Have you ever felt like every idea you currently have your finger on totally…sucks? That you may never have another good story idea?
I’ve been struggling with a short story for weeks and weeks. Not struggling with a single, specific story, but with FOUR beginnings of stories as I try to distill one. This isn’t a situation I’m used to, or particularly like. (I’m sure that I’m the only one this has happened to, right?) As those beginnings rolled around in my head, I’d stop to type out a page. Then stop. The idea never quite made it past another couple paragraphs.
This may be the absolute worst part of being a writer. Or at least being a writer under deadline.
I decided to get help from my resident writer guy/bedfellow. (Paraphrasing ahead because in real life conversation is rarely linear–something to remember as you write fiction. Think of the following as a kind of passion play. On writing.)
Me: I need to talk about something. [Trying not to sound too dire, yet going for serious. Because I am.]
Husband: Sure. [Isn’t he nice?!]
Me: So I’ve been trying to work on this story for a long time now. I just feel like–I don’t know–like I’ll never be able to write another short story again. Like I’ll never have another good idea. They’re just gone. [Confession: I know it’s a bit of a whine. A cry for help because what writer wants to EVER feel this way?]
Husband: Yeah, that sounds tough. You sound like you feel pretty bad. [I love empathy, don’t you? Yes, we’ve both had plenty of practice with, um, professional listeners.]
Me: *sigh* It’s a horrible feeling. What if I never have another decent idea?
Husband: That’s unlikely. But you could always get a job at Dairy Queen. [We are both big DQ fans.] Somebody–I don’t remember who, maybe someone we interviewed–mentioned they teach your Bug Man story in their writing classes all the time.
Me: That story just came to me all at once, you know? In one big piece. It was a giant gift from the sky. I don’t think I really had much to do with it. And then a couple of my stories got nominated for prizes. How can I write another story and have it not be as good? [This is a real feeling, y’all.]
Husband: So what if it’s not as good? [You can see who the Devil’s Advocate is in our house.] You just have to write a story.
Me: It just feels like the end of everything. [Apocalyptic scenarios are my specialty.][Intentionally ignoring the suggestion that my next story might not be as good as my former best. My currently fragile ego obviously can’t take it.]
Husband: You think you’ll spend the rest of your life not writing? [Why doesn’t he sound more alarmed, I want to know.}
Me: If I don’t have any ideas, I can’t write. Short stories, anyway. [Note to editor and agent: the current novel is going FINE] I don’t think I’ve ever felt this way before. It’s scary.
Husband: Yeah, that’s not really true. [What? Is he kidding? Calling me a liar? Them’s fightin’ words.]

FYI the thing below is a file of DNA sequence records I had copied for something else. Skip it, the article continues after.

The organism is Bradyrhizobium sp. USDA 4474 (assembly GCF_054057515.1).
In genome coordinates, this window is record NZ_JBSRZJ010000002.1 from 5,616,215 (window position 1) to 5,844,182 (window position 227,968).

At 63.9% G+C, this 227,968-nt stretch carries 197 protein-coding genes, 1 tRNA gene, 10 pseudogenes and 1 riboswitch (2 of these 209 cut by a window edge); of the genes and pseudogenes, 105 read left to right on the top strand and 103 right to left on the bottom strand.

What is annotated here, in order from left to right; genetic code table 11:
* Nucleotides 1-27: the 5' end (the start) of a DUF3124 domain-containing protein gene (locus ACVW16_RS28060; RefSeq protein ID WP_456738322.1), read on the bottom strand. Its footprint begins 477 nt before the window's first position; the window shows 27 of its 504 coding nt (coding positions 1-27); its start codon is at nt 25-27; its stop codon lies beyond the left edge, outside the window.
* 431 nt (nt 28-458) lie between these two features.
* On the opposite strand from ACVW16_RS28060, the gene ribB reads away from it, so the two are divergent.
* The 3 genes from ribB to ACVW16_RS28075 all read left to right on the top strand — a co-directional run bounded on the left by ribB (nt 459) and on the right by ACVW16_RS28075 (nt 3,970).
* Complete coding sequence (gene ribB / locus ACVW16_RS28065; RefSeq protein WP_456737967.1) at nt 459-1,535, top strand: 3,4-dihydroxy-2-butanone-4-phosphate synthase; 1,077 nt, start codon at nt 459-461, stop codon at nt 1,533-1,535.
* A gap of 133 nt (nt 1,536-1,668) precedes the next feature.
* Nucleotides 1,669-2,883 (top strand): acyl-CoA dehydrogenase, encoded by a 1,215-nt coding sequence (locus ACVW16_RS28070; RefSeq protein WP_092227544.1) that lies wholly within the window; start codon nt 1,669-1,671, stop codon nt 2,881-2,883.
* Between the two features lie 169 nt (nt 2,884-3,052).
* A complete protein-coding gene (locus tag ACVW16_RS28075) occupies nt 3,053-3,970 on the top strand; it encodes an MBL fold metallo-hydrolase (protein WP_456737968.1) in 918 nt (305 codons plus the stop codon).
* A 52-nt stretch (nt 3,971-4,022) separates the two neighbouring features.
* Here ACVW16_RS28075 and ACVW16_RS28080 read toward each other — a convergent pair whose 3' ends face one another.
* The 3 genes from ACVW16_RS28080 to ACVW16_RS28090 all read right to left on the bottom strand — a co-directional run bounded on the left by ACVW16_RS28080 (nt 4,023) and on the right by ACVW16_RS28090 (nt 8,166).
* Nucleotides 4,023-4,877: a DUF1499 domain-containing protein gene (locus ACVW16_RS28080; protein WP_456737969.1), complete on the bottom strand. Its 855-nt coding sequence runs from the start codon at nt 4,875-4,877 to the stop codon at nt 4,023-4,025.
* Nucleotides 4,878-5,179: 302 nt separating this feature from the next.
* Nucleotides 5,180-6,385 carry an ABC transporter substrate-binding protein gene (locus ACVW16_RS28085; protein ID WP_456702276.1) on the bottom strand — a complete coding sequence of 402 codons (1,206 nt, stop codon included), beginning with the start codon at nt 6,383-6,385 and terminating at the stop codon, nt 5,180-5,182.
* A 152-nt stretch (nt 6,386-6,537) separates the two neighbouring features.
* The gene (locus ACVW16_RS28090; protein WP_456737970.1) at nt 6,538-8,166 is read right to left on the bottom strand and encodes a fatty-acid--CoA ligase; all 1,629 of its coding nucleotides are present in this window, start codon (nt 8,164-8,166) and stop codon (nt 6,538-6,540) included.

Me: What do you mean? [Trying not to sound indignant because that would only refocus the discussion on a non-issue and listening would quickly cease on both sides. That’s what a professional listener might say, anyway.]
Husband: I hesitate to tell you this, but you say this every time. Short stories, novels, whatever. Especially if you have a deadline. [I am speechless for a long moment.] Sorry, but it’s true.
Me: Really? [I’m experiencing a glimmer of familiarity, to my surprise. But it’s…uncomfortable.] Seriously?
Husband: Yep. Every time. [Similar scenes from the past threaten to overwhelm me, making my brain spin like a spiral cartoon graphic from old Batman or The Monkees shows. (Yes, I’m that old, and if you don’t remember them I pity your loss!)]
Me: Maybe…I guess. [I’m awesome at poker. You never know what I’m thinking.]
Husband: You should probably go write the story.
Me: You think I can? What if it sucks? [Please don’t say it could suck.]
Husband: It could definitely suck, but I don’t think it will. I’m sure they’ll take it. [!!!!!]
Me: They’re not going to want it if it sucks, though. [Logic is surely on my side, right?]
Husband: You don’t get to be the judge. You just have to write the story. You usually think your work is no good until someone else likes it. Or publishes it. Go write the story. [He’s repeating himself. Could it all really be this simple? Hope fills my head, displacing the cartoon chaos. I’m finally remembering…] So what’s for dinner?
Yes, Husband was perfectly correct. I do go through similar throes sometime during every project. It’s a crisis of confidence that appears to be part of my process. It can come right at the beginning, and/or sometimes when I’m about 3/4 in. I wanted to share this little drama with you to let you know you’re not the only one. I know there are writers among us–TKZers on both sides of the screen [cue creepy image of ALL the TKZ contributors stuffed into the back part of my Mac, typing away diligently]–who NEVER have a crisis of confidence. And more power to them! The rest of us have to wrestle with our work and stories until they become clear in our vision.
You won’t ever run out of ideas. I promise.
Oh, I found my story the next morning. It’s a synthesis of two of my story ideas, plus an added murder. [Of course there’s a murder–maybe two!]
So, dear TKZers, tell us a story about your crises of confidence. Do you have predictable panicked moments? Or do tell us how you’ve managed to avoid them!